But when confronted with setbacks, Caesar was willing to do the unexpected. He renounced his triumph and entered the city to run for consul, choosing power over glory.

Well then. Maybe he was better at this than everybody else.


Two consuls were elected every year, each with the power to veto the actions of the other. Two like-minded fellows could get a lot done. Two opposing consuls could grind the Roman government to a halt. Not only did Caesar need to win his consulship, but he needed a partner who would go along with ambitious plans of land reform, debt forgiveness, and proceeding with the next step in his plan to take over the pre-eminent power in the western world.

He planned to run with Lucius Lucceius, a fellow with no ambition other than the title and perks of consulship. They started their campaign, which involved lots of bribes for votes.

This was Cato’s nightmare scenario: a forceful and ambitious fellow like Caesar, with big plans and one year to get them done, and an empty suit — I mean toga — for a co-consul. Unable to run for the office himself, Cato put up a candidate of his own: his son-in-law, Marcus Calpurnius Bibulus. They started their campaign, which involved lots of bribes for votes.

Here again is an uncomfortable example of Cato’s principles taking a back seat to his vendettas. He despised Pompey and Caesar, in a most un-Stoic way. His feud with them may have started from a place of high purpose — he saw them as a threat to the survival of the Roman Republic. About which he was right. But it descended into a situation where Cato saw his nemeses as pure evil, like he did with Pompey, to the point where he refused to allow his daughter to marry the general and perhaps bring him over to the side of the Republic. Cato, despite his Stoicism, could be blinded by what feels like genuine hatred. When that happened, his principles went out the window.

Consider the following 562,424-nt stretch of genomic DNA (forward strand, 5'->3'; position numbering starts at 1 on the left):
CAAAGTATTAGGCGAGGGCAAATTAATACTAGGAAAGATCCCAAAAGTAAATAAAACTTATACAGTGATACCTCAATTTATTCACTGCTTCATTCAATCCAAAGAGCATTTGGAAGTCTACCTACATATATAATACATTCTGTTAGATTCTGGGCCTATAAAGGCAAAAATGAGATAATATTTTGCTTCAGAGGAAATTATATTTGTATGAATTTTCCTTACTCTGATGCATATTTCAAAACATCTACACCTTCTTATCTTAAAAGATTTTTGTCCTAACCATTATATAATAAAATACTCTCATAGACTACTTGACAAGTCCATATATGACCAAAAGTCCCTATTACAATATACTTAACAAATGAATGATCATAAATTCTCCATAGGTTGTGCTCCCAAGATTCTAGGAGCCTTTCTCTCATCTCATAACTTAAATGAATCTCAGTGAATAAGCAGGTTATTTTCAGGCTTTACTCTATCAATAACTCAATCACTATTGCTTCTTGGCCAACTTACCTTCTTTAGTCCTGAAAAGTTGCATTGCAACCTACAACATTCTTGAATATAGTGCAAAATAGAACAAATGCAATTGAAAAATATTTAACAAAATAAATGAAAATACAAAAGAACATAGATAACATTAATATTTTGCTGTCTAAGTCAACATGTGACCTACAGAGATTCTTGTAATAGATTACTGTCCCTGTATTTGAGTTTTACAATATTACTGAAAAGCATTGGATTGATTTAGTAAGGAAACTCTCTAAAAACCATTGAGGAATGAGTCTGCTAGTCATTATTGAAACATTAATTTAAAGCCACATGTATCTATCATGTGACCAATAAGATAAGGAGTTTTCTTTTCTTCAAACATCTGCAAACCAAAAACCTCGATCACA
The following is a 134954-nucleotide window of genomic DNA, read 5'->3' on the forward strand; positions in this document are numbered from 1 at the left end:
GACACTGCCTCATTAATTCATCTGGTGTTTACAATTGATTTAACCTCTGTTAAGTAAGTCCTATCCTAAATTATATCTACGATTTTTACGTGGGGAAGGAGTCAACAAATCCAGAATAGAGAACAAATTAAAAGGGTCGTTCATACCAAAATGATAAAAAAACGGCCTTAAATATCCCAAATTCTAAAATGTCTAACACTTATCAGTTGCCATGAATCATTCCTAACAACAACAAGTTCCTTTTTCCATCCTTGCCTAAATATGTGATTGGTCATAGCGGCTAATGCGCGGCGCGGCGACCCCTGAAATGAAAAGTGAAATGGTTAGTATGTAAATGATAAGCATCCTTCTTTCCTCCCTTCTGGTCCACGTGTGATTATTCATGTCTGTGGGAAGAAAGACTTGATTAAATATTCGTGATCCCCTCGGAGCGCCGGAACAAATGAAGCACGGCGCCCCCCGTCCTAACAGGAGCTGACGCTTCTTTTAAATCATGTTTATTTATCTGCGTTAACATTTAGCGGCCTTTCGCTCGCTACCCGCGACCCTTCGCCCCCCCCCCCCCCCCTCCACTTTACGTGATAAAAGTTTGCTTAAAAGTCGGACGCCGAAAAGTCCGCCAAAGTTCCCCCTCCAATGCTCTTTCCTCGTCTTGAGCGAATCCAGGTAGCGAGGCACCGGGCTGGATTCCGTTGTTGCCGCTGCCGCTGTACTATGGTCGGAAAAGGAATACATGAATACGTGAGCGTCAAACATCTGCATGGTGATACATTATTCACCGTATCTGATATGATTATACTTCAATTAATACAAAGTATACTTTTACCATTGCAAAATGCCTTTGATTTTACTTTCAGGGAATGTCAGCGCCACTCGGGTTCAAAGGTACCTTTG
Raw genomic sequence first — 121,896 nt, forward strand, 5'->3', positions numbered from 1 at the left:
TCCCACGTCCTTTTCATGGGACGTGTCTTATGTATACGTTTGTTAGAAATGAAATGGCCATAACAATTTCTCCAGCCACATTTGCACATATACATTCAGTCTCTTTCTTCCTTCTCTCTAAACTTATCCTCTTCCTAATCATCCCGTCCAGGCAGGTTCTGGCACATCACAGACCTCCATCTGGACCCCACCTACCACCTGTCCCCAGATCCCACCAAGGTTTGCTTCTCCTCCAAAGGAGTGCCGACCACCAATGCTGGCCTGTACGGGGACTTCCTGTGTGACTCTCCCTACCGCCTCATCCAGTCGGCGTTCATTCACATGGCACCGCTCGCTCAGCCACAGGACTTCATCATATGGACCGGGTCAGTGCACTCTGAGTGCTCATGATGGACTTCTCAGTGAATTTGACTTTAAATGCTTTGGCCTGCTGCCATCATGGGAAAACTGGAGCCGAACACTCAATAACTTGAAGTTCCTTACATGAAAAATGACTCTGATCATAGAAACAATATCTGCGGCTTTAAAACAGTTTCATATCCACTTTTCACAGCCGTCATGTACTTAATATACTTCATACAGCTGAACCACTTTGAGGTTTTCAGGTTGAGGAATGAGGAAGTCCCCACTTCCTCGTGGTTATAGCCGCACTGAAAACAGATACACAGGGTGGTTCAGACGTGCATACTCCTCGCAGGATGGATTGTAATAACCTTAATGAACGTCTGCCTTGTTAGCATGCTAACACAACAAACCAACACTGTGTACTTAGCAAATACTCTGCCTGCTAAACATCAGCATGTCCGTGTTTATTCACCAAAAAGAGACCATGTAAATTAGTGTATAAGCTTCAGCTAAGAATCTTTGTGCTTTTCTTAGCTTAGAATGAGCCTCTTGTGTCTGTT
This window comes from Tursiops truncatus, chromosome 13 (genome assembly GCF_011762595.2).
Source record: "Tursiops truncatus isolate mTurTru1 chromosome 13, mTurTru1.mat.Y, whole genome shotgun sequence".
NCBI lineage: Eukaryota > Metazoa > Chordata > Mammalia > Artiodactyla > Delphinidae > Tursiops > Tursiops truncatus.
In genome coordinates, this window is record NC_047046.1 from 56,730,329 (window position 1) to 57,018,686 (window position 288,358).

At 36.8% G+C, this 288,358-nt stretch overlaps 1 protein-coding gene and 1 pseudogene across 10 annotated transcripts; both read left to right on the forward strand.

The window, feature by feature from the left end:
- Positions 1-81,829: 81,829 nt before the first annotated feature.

Autocrat Prevention Safety Tip Number Two Hundred Fifty Seven: Leave your emotions at the door.

His desire to thwart Caesar overrode any principled objection Cato might have had to bribes. The slush fund generated by Bibulus propelled him into the consul’s chair, where he could block every initiative Caesar had planned.

This looked like a clear win for Cato, but this would be true if Caesar was an average Roman politician, which he most definitely was not. Julius Caesar was by this point a famous and successful general, a proven friend to Rome’s downtrodden and an agreeable enough guy as far as the Senate was concerned. Now he occupied the highest office in the Republic.

Cato the Younger thought he had brought Caesar to a stalemate, but he was just getting started.


Caesar had just demonstrated how easy military conquest was — for him, anyway. Once his consulship was done, he could go a-conquerin’ again and get the triumph he wanted. And then another consulship. And so on. Rome would get used to having Julius Caesar at the top — politically, militarily, and if he played his cards right, in the hearts and minds of Rome’s masses.

But at the moment, his prospects didn’t look so good. He had been elected to office with Cato’s son-in-law as a proxy for the Senator who seemed to have made it his life’s work to prevent any man from being in charge of Rome without the oversight the Senate was supposed to — at least on paper — provide.

As a parting shot, Cato arranged a dead-end post-consulship assignment for Caesar. Former consuls were usually granted the governorship of a lucrative province for a few years, where they could plunder to their heart’s content. Cato proposed sending Caesar out into the Italian countryside instead. Rather than another shot at military glory, Caesar would be chasing down “cattle thieves” and bandits.

Cato’s successes in thwarting the ambitions of the Republic’s most powerful men were significant, but like his ancestor Cato the Elder, he was no good at reading the situation on the ground. Pompey the Great was fading into obscurity, not planning a tyrannical resurgence. Depriving Rome’s poor and its retired soldiers of any relief like the kind Caesar promised ratcheted up the growing unrest in the Republic. Cato attacked the Senate in order to shame them into doing what he wanted; Caesar charmed them and Crassus paid them off.